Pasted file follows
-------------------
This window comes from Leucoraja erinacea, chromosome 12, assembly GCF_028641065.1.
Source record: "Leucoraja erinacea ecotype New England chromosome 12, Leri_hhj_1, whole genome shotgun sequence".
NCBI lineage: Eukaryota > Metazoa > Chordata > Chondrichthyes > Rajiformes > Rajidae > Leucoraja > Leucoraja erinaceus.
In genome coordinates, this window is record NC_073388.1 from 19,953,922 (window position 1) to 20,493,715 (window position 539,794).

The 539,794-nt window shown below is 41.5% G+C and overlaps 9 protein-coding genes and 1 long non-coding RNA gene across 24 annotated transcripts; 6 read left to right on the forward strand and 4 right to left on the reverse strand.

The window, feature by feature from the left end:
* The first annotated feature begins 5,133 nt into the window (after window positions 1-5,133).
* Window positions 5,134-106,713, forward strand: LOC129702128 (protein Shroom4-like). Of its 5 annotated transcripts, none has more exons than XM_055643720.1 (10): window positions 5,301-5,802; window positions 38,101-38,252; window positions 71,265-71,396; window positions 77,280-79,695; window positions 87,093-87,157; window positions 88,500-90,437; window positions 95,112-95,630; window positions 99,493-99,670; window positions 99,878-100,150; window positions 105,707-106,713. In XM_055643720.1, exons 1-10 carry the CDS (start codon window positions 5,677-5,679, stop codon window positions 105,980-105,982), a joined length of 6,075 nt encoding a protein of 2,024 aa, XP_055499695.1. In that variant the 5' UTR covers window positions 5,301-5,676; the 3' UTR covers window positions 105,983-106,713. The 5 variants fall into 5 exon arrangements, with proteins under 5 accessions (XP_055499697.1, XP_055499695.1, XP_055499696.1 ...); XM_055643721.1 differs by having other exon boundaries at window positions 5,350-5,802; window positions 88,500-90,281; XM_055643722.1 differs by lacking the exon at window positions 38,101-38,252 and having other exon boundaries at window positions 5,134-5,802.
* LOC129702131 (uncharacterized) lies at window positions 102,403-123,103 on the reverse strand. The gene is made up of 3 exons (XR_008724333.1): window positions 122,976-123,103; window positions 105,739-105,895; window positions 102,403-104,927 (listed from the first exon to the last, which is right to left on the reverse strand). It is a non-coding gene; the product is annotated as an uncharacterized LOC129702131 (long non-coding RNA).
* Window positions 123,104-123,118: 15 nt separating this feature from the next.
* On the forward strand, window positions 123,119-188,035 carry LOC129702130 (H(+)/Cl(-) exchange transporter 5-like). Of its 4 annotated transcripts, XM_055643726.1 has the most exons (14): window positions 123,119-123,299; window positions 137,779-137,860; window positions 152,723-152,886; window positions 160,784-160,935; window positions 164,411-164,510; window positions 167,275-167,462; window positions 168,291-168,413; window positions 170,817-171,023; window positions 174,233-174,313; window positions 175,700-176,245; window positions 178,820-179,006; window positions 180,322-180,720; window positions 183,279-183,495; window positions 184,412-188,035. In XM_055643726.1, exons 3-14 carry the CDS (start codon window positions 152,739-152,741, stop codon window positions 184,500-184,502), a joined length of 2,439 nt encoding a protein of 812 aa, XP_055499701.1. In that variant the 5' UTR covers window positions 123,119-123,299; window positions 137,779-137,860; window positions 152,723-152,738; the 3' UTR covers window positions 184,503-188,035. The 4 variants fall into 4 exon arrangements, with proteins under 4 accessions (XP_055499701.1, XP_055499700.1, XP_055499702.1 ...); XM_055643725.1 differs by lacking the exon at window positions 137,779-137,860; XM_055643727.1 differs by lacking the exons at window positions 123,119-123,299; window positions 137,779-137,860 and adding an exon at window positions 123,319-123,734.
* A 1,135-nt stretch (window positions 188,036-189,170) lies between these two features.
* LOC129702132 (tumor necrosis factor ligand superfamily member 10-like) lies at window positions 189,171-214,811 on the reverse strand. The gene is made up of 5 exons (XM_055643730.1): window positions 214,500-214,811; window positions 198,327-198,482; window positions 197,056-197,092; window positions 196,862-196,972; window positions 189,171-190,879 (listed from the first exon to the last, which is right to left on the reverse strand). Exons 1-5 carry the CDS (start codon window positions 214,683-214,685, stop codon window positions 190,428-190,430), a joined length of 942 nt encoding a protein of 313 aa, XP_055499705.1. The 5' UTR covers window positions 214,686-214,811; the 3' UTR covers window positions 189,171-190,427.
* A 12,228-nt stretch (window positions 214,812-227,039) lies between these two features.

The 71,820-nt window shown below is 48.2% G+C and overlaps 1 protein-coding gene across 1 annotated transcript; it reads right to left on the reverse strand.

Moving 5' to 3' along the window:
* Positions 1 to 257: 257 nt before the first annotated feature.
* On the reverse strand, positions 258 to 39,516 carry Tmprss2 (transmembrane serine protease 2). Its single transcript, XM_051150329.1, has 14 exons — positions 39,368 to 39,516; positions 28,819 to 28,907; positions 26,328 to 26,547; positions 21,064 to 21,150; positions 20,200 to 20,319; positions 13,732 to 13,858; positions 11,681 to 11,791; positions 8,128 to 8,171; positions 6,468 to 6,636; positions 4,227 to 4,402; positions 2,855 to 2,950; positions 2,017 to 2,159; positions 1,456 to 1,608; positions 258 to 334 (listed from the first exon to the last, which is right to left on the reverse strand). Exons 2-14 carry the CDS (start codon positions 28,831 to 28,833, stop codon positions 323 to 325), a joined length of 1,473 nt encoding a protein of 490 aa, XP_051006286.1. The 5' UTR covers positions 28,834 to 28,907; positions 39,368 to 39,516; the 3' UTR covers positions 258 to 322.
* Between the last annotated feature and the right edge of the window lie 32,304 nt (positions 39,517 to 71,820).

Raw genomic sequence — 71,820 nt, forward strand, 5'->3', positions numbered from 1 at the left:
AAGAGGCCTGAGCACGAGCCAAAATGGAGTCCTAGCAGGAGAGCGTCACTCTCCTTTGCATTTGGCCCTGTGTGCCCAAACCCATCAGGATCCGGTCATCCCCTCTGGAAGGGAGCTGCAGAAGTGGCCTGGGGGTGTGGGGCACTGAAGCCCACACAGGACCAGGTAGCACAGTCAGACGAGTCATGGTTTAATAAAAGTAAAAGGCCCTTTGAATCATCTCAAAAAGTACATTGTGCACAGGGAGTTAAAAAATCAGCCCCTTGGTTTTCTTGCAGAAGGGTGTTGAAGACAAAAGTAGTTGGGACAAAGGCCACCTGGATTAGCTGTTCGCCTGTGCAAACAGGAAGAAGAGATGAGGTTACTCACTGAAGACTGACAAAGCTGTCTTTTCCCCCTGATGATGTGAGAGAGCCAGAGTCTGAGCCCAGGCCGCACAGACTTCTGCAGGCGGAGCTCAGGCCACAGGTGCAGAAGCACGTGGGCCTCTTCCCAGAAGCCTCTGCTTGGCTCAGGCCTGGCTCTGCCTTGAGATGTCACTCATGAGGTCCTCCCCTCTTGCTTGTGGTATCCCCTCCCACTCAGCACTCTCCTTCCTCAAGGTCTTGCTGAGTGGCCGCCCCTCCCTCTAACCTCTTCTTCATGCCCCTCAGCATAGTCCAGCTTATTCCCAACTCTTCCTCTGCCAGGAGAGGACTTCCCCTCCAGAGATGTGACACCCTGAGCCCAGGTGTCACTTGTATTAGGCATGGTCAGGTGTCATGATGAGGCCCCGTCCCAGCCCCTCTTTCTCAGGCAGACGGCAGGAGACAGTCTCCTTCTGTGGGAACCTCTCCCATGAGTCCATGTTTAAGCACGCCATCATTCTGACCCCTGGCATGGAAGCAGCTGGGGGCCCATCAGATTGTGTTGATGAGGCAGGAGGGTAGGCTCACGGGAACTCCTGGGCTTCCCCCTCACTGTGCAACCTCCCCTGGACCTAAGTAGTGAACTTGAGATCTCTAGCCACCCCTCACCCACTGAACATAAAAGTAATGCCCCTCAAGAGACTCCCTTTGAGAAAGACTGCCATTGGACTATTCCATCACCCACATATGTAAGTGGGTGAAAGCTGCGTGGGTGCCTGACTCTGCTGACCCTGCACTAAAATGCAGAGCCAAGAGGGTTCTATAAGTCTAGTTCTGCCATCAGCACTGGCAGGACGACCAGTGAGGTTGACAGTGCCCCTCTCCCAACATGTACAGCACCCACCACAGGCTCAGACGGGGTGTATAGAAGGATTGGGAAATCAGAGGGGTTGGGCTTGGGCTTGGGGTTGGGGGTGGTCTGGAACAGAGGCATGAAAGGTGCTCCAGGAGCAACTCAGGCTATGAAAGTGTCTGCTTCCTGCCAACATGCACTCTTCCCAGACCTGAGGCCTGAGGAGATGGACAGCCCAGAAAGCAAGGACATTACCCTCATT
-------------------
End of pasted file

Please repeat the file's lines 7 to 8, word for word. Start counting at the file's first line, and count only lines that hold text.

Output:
* The first annotated feature begins 5,133 nt into the window (after window positions 1-5,133).
* Window positions 5,134-106,713, forward strand: LOC129702128 (protein Shroom4-like). Of its 5 annotated transcripts, none has more exons than XM_055643720.1 (10): window positions 5,301-5,802; window positions 38,101-38,252; window positions 71,265-71,396; window positions 77,280-79,695; window positions 87,093-87,157; window positions 88,500-90,437; window positions 95,112-95,630; window positions 99,493-99,670; window positions 99,878-100,150; window positions 105,707-106,713. In XM_055643720.1, exons 1-10 carry the CDS (start codon window positions 5,677-5,679, stop codon window positions 105,980-105,982), a joined length of 6,075 nt encoding a protein of 2,024 aa, XP_055499695.1. In that variant the 5' UTR covers window positions 5,301-5,676; the 3' UTR covers window positions 105,983-106,713. The 5 variants fall into 5 exon arrangements, with proteins under 5 accessions (XP_055499697.1, XP_055499695.1, XP_055499696.1 ...); XM_055643721.1 differs by having other exon boundaries at window positions 5,350-5,802; window positions 88,500-90,281; XM_055643722.1 differs by lacking the exon at window positions 38,101-38,252 and having other exon boundaries at window positions 5,134-5,802.